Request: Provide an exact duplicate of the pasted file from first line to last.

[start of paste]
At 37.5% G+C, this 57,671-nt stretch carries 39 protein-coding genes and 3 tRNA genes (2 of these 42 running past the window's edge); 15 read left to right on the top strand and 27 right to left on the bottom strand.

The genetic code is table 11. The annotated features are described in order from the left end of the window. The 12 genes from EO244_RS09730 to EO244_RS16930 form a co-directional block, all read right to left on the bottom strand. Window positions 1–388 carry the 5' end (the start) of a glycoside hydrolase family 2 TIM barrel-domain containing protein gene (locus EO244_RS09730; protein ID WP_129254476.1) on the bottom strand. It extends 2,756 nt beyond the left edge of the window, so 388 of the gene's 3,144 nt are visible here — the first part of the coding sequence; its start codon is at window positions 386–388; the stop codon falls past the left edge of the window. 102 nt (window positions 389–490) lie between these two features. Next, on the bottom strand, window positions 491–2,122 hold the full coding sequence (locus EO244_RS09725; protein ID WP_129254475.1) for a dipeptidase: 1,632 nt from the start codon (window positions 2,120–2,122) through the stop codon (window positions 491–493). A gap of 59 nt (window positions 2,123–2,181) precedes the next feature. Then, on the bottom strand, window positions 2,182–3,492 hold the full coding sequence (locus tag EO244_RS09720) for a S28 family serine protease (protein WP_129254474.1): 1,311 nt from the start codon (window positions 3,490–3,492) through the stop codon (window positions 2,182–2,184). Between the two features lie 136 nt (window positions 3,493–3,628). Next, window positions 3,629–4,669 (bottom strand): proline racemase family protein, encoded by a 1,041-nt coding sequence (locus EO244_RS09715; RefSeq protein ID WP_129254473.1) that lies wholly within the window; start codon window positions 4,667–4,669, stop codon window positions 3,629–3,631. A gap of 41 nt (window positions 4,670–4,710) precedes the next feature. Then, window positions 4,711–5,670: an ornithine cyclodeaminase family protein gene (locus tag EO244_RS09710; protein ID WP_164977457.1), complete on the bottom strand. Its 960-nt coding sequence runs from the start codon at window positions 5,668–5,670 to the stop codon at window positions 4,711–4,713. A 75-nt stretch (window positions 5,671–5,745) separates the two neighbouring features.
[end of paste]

At 37.5% G+C, this 57,671-nt stretch carries 39 protein-coding genes and 3 tRNA genes (2 of these 42 running past the window's edge); 15 read left to right on the top strand and 27 right to left on the bottom strand.

The genetic code is table 11. The annotated features are described in order from the left end of the window. The 12 genes from EO244_RS09730 to EO244_RS16930 form a co-directional block, all read right to left on the bottom strand. Window positions 1–388 carry the 5' end (the start) of a glycoside hydrolase family 2 TIM barrel-domain containing protein gene (locus EO244_RS09730; protein ID WP_129254476.1) on the bottom strand. It extends 2,756 nt beyond the left edge of the window, so 388 of the gene's 3,144 nt are visible here — the first part of the coding sequence; its start codon is at window positions 386–388; the stop codon falls past the left edge of the window. 102 nt (window positions 389–490) lie between these two features. Next, on the bottom strand, window positions 491–2,122 hold the full coding sequence (locus EO244_RS09725; protein ID WP_129254475.1) for a dipeptidase: 1,632 nt from the start codon (window positions 2,120–2,122) through the stop codon (window positions 491–493). A gap of 59 nt (window positions 2,123–2,181) precedes the next feature. Then, on the bottom strand, window positions 2,182–3,492 hold the full coding sequence (locus tag EO244_RS09720) for a S28 family serine protease (protein WP_129254474.1): 1,311 nt from the start codon (window positions 3,490–3,492) through the stop codon (window positions 2,182–2,184). Between the two features lie 136 nt (window positions 3,493–3,628). Next, window positions 3,629–4,669 (bottom strand): proline racemase family protein, encoded by a 1,041-nt coding sequence (locus EO244_RS09715; RefSeq protein ID WP_129254473.1) that lies wholly within the window; start codon window positions 4,667–4,669, stop codon window positions 3,629–3,631. A gap of 41 nt (window positions 4,670–4,710) precedes the next feature. Then, window positions 4,711–5,670: an ornithine cyclodeaminase family protein gene (locus tag EO244_RS09710; protein ID WP_164977457.1), complete on the bottom strand. Its 960-nt coding sequence runs from the start codon at window positions 5,668–5,670 to the stop codon at window positions 4,711–4,713. A 75-nt stretch (window positions 5,671–5,745) separates the two neighbouring features.